France is known for its great restaurants. Chefs are singled out and graded by anonymous critics who award or withdraw stars to their restaurants. So seriously are these grades taken that from time to time a chef will commit suicide upon losing a star. Yet no starless chef has ever turned to the French judicial courts for relief from this scrutiny. Recently a more sensitive group, one that enjoys tenure for life, sought and won deliverance from their critics in a French court.
A website went live in January allowing students in France to grade their teachers online based on six specific criteria such as motivation, interest, and clarity. The teachers were named. The students, for obvious reasons, remained anonymous.
This did not go over well with teachers. The main teachers' union sued to shut down the site, and a French trial court ruled in its favor, citing that freedom of speech ends when it affects teaching and that an uncensored discussion forum risked "becoming polemical."
The practice of students grading their teachers began long before the Internet, but did not seem to have given rise to litigation. The worldwide reach of the Internet, though, has raised the ante.
Another site that has gained recent popularity in France is one for posting anonymous evaluations of doctors. Lawyers, dentists, accountants, veterinarians, perhaps even judges, cannot be far behind. They, too, may be subject to globally published appraisals. Is this a good or bad thing? Is it an exercise in freedom of speech or an invasion of a right to be free from public comment?
Freedom of expression is guaranteed in France and the other 46 countries of the Council of Europe by the European Convention on Human Rights, which states that "this right shall include freedom to hold opinions and to receive and impart information and ideas." Of course, there are well-known exceptions in Europe as in the United States. Defaming others, inciting violence, or, as Justice Oliver Wendell Holmes wrote, "to shout fire in a crowded theater" are off limits.
But what constitutes defamation or an invitation to violence is not always clear. An expression of an opinion is generally not defamatory if it is made in good faith and not maliciously, but malice is subjective. If a student gives a teacher a bad grade on a website, who knows if his or her intent is malicious?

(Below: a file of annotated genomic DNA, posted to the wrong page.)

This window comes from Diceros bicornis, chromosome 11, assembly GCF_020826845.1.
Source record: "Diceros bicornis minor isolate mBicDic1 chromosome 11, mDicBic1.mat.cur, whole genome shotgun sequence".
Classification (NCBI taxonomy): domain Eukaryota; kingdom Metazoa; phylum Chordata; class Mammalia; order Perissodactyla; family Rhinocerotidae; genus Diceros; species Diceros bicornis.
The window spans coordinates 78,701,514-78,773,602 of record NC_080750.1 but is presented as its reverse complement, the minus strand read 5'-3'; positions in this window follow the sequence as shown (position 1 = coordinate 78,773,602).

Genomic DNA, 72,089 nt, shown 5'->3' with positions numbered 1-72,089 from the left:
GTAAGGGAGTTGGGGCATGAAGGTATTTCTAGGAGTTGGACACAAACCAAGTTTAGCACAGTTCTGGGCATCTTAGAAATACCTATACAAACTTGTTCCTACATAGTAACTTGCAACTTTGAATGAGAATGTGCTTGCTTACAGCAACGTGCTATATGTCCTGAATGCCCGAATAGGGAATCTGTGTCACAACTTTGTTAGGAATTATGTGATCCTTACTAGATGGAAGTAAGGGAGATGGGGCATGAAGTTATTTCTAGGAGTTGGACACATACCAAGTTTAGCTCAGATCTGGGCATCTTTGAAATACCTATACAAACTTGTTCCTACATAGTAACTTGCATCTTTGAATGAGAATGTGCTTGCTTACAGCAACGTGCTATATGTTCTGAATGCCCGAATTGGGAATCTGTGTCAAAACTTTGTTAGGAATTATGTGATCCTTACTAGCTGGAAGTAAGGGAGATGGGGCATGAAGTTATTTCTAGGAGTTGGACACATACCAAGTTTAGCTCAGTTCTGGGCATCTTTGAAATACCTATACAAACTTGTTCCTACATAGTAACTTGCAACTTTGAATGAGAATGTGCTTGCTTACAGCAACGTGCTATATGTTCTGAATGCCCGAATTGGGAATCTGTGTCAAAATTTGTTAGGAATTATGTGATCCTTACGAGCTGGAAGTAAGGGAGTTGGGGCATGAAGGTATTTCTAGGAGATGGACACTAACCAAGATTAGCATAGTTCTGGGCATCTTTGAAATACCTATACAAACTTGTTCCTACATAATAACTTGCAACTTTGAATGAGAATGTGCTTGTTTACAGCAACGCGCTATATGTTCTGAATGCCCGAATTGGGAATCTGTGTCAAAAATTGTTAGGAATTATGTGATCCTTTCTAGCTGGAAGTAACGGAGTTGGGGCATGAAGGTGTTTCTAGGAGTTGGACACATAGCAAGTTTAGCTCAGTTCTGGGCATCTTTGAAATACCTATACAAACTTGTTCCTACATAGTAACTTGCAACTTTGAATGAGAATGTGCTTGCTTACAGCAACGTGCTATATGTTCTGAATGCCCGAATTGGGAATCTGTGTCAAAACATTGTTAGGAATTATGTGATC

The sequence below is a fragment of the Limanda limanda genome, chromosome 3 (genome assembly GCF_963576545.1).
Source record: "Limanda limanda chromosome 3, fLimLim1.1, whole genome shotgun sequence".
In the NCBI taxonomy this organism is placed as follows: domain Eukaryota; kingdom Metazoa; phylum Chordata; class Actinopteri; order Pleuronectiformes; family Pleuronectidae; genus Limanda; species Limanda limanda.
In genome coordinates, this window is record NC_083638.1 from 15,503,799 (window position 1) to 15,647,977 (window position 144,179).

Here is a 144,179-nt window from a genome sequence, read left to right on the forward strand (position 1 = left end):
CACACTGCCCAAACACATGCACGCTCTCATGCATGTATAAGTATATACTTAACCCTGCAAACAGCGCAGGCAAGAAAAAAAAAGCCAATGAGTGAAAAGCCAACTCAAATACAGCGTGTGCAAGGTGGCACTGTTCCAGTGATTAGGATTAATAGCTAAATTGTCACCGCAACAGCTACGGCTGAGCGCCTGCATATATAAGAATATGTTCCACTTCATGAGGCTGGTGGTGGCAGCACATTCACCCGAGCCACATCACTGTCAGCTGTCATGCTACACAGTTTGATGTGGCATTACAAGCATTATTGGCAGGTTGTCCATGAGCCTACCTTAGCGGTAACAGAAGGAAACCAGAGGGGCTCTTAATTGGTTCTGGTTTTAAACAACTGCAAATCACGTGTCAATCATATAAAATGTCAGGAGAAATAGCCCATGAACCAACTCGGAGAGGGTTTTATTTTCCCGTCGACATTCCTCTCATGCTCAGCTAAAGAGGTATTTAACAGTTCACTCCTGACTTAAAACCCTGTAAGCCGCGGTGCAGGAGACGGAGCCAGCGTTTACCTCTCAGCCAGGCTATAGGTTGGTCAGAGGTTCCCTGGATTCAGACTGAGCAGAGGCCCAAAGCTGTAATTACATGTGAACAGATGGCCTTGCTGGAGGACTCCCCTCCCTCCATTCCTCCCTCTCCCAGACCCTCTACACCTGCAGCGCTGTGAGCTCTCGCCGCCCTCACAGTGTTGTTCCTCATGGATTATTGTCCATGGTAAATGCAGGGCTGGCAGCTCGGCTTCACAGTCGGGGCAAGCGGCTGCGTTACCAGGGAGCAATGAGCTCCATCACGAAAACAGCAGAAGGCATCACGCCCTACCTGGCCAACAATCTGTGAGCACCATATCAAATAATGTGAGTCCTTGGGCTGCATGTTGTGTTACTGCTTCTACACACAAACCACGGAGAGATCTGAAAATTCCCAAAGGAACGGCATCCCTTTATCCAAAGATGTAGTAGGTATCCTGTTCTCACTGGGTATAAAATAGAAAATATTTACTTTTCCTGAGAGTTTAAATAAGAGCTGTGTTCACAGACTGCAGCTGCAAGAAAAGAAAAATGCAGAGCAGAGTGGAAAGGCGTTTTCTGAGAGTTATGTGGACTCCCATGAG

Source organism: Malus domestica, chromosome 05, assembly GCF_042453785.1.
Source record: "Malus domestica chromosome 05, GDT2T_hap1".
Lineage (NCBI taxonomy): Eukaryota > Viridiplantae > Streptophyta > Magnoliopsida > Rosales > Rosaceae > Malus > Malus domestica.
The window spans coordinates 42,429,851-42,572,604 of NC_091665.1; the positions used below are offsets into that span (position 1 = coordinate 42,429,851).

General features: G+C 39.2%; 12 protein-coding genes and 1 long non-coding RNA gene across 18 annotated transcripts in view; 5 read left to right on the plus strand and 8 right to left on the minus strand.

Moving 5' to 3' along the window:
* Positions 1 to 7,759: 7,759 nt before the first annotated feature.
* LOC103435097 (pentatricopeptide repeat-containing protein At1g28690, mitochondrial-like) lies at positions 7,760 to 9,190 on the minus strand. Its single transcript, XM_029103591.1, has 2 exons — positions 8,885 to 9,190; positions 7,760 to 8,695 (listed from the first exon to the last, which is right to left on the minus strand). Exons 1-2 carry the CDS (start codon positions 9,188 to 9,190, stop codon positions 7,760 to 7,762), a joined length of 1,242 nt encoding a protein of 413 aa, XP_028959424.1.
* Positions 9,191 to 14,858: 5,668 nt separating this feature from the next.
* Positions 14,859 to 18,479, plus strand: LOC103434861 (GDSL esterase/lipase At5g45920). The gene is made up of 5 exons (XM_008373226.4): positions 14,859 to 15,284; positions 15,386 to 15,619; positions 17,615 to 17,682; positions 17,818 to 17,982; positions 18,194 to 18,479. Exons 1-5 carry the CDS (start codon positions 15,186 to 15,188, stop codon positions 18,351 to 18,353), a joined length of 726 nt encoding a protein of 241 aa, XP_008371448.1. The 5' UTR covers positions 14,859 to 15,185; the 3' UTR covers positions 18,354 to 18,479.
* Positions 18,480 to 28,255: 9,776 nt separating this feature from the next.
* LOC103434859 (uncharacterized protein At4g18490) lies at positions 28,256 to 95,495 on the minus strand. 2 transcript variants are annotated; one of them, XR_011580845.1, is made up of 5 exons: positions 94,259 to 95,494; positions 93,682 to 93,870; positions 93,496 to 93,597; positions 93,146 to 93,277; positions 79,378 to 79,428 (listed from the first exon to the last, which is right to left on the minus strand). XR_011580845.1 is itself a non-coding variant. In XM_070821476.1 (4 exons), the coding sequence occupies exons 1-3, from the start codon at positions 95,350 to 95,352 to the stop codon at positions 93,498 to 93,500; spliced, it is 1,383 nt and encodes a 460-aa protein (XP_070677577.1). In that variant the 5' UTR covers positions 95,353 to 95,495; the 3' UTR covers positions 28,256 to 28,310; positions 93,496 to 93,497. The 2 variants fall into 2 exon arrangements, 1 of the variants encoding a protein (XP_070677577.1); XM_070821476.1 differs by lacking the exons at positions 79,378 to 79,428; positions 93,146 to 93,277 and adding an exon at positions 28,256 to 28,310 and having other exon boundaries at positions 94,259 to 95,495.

If my doctor or dentist made me wait three hours in his office and I post a note to that effect online, am I acting maliciously or just informing the public? If I thought my lawyer charged too much for his services or failed to keep me informed about my case and I post my observations on the Internet citing his or her name, am I defaming my lawyer, invading his privacy, or simply expressing my opinion?
Of course some comments and student grades may not be justified. There may have been a good reason that the doctor kept me waiting three hours. He was operating, and the surgery took longer than anticipated. The lawyer's fee may have been lower than what other lawyers charge for the same service. The teacher may have given an excellent lecture but the students who appreciated it did not happen to post their reaction. Yet the expression of misinformed opinions should not be an adequate reason to suppress speech or restrict publication.
The idea of free speech is that people should be able to express their views without constraint, even if their views are wrong. Out of the chaos and struggle of conflicting ideas, better ideas emerge.
That teachers would sue to stifle student speech that reflects upon their own performance sets a depressingly low example of the value placed on that freedom by the teachers' union. Nor is it encouraging that the French minister of education supported the union in its suit to suppress nondefamatory speech.
The teacher case has been appealed. Let's hope a French appellate court will show a more robust appreciation of what is perhaps the most fundamental of all freedoms. Meanwhile my wife has proposed creating a site where wives can grade their husbands – but that surely falls beyond the scope of free speech.
Ronald Sokol practices law in Aix-en-Provence, France. He is the author of several books and articles, including "Justice After Darwin, Freedom of Expression in France: The Mitterrand-Dr. Gubler Affair."